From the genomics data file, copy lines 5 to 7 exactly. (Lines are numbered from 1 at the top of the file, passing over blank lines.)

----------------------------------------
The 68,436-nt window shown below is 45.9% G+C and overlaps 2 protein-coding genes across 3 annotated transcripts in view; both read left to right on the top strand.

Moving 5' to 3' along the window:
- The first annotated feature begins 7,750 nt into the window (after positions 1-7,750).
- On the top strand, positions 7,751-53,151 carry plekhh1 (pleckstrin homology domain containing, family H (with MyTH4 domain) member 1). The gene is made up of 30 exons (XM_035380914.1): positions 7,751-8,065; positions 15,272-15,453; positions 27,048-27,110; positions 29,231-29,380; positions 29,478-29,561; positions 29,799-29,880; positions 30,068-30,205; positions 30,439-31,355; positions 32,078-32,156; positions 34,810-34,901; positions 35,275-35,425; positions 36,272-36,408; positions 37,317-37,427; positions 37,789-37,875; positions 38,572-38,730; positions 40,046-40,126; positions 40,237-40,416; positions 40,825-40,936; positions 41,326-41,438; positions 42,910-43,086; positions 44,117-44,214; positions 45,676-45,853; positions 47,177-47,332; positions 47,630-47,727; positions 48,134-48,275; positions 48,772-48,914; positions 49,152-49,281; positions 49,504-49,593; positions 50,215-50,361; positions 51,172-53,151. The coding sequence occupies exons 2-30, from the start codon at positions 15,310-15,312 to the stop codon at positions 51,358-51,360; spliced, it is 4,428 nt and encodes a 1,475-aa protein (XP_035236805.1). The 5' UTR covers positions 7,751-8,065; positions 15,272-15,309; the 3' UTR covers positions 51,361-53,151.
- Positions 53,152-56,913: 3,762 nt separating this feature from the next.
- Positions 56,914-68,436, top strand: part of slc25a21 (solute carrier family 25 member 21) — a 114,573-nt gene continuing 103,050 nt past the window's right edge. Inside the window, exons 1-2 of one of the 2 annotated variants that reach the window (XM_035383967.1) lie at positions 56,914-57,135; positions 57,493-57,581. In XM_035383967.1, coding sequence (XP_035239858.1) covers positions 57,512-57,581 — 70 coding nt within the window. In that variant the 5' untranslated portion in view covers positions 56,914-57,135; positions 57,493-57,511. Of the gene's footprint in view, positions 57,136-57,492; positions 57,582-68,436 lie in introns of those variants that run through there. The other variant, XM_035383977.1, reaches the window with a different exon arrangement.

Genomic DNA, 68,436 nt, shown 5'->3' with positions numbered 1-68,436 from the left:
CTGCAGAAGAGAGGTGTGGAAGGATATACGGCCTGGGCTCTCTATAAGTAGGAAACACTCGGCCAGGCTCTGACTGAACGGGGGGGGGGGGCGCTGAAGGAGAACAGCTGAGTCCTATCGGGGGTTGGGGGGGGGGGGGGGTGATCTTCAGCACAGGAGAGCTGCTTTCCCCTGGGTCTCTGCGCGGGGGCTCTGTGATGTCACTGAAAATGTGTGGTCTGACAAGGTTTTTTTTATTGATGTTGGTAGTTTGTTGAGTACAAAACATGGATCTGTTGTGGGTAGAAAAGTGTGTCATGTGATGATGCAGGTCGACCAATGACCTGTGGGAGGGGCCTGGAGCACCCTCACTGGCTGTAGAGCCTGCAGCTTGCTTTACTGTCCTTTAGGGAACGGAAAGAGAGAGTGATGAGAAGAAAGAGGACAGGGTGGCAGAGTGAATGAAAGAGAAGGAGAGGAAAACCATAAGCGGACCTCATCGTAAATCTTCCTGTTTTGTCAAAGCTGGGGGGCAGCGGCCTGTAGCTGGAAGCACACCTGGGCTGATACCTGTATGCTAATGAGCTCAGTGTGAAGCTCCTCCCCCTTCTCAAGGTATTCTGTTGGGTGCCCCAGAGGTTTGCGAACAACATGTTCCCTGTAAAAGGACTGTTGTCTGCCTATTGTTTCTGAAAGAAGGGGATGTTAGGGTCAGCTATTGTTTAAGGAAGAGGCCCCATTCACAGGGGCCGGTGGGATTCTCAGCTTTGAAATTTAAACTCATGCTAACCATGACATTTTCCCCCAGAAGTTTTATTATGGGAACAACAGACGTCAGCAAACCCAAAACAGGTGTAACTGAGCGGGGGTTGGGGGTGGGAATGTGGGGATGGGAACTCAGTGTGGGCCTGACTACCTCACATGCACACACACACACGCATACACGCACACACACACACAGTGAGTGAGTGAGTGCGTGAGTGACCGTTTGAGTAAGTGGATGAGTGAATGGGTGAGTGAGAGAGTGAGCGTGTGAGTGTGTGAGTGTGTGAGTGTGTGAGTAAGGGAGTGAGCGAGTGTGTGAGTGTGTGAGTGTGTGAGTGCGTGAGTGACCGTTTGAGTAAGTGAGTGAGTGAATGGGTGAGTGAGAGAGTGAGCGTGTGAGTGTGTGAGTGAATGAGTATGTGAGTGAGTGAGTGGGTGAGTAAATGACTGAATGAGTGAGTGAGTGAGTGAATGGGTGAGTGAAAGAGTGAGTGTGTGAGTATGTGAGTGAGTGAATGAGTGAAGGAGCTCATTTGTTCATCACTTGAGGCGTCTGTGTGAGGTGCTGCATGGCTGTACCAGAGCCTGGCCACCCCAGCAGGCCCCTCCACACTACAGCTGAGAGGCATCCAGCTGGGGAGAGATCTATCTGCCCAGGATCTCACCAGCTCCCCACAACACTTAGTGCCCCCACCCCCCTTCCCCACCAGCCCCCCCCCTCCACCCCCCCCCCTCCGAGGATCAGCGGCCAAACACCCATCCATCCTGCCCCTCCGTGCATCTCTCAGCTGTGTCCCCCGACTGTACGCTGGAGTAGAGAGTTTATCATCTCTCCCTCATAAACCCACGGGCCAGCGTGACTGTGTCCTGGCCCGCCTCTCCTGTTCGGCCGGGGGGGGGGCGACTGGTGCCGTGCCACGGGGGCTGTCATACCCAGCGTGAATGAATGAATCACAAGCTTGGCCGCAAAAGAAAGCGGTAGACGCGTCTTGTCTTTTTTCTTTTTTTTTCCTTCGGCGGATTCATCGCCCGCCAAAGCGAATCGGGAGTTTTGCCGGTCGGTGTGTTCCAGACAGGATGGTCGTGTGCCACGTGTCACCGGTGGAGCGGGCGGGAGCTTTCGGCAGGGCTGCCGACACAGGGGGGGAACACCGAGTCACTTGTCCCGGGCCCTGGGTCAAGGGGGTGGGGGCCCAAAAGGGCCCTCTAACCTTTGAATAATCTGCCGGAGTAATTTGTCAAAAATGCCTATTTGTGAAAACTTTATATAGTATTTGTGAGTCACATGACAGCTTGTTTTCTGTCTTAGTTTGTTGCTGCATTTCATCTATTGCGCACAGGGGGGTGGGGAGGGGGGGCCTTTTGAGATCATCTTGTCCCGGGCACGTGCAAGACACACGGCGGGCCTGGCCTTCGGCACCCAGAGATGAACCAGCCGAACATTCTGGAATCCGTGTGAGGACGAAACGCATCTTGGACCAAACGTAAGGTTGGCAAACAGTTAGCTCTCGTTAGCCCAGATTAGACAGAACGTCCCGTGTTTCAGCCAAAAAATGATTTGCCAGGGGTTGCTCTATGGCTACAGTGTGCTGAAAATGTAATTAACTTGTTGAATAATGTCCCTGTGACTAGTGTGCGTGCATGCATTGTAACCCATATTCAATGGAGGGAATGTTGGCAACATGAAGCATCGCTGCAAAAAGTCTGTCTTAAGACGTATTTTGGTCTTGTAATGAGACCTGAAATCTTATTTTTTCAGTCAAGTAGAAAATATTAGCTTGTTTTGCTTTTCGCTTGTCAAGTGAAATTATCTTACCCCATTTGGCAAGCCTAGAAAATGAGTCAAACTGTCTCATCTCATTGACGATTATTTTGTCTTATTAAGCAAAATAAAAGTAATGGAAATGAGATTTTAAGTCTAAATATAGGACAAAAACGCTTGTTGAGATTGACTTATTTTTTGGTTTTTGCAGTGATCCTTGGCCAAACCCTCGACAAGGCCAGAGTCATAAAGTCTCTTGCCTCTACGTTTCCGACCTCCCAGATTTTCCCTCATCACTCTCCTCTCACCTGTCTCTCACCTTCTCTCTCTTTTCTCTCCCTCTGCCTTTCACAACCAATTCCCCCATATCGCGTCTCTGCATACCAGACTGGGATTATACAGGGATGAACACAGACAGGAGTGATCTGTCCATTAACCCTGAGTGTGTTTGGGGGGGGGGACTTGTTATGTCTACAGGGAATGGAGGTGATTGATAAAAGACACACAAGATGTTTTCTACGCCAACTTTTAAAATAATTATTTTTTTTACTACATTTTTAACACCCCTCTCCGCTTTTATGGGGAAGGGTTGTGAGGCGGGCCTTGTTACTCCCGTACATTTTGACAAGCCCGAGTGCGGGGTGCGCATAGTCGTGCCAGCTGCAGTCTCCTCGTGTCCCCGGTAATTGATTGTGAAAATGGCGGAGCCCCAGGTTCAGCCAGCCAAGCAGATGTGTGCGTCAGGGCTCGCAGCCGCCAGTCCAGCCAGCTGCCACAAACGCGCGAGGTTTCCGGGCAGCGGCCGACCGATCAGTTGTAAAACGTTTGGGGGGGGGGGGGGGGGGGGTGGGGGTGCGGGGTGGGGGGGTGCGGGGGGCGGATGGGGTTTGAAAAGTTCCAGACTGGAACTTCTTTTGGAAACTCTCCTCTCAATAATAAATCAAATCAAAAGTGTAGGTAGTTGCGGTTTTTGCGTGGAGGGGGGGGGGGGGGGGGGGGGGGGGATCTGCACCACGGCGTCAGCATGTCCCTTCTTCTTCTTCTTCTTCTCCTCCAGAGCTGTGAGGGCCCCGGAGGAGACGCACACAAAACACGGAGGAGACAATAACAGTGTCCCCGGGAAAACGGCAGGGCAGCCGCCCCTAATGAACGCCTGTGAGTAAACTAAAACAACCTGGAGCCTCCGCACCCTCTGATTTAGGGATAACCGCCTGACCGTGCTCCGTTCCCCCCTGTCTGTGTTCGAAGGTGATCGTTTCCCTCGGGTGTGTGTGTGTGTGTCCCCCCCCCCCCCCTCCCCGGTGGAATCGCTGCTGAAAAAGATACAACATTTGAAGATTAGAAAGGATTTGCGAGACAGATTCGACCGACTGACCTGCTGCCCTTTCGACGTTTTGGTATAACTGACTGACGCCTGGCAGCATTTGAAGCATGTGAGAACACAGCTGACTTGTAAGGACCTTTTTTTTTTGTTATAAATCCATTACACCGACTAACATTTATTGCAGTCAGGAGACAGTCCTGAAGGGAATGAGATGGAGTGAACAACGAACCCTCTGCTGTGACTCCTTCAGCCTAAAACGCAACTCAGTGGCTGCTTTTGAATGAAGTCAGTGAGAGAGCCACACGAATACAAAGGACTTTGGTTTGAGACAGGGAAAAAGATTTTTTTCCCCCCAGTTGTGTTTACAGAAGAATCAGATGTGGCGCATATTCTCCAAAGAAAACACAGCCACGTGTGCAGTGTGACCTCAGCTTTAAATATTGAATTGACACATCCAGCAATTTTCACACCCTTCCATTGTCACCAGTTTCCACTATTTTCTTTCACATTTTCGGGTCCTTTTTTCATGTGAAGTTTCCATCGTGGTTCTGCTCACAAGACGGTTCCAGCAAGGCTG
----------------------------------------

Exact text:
- Positions 53,152-56,913: 3,762 nt separating this feature from the next.
- Positions 56,914-68,436, top strand: part of slc25a21 (solute carrier family 25 member 21) — a 114,573-nt gene continuing 103,050 nt past the window's right edge. Inside the window, exons 1-2 of one of the 2 annotated variants that reach the window (XM_035383967.1) lie at positions 56,914-57,135; positions 57,493-57,581. In XM_035383967.1, coding sequence (XP_035239858.1) covers positions 57,512-57,581 — 70 coding nt within the window. In that variant the 5' untranslated portion in view covers positions 56,914-57,135; positions 57,493-57,511. Of the gene's footprint in view, positions 57,136-57,492; positions 57,582-68,436 lie in introns of those variants that run through there. The other variant, XM_035383977.1, reaches the window with a different exon arrangement.

Genomic DNA, 68,436 nt, shown 5'->3' with positions numbered 1-68,436 from the left: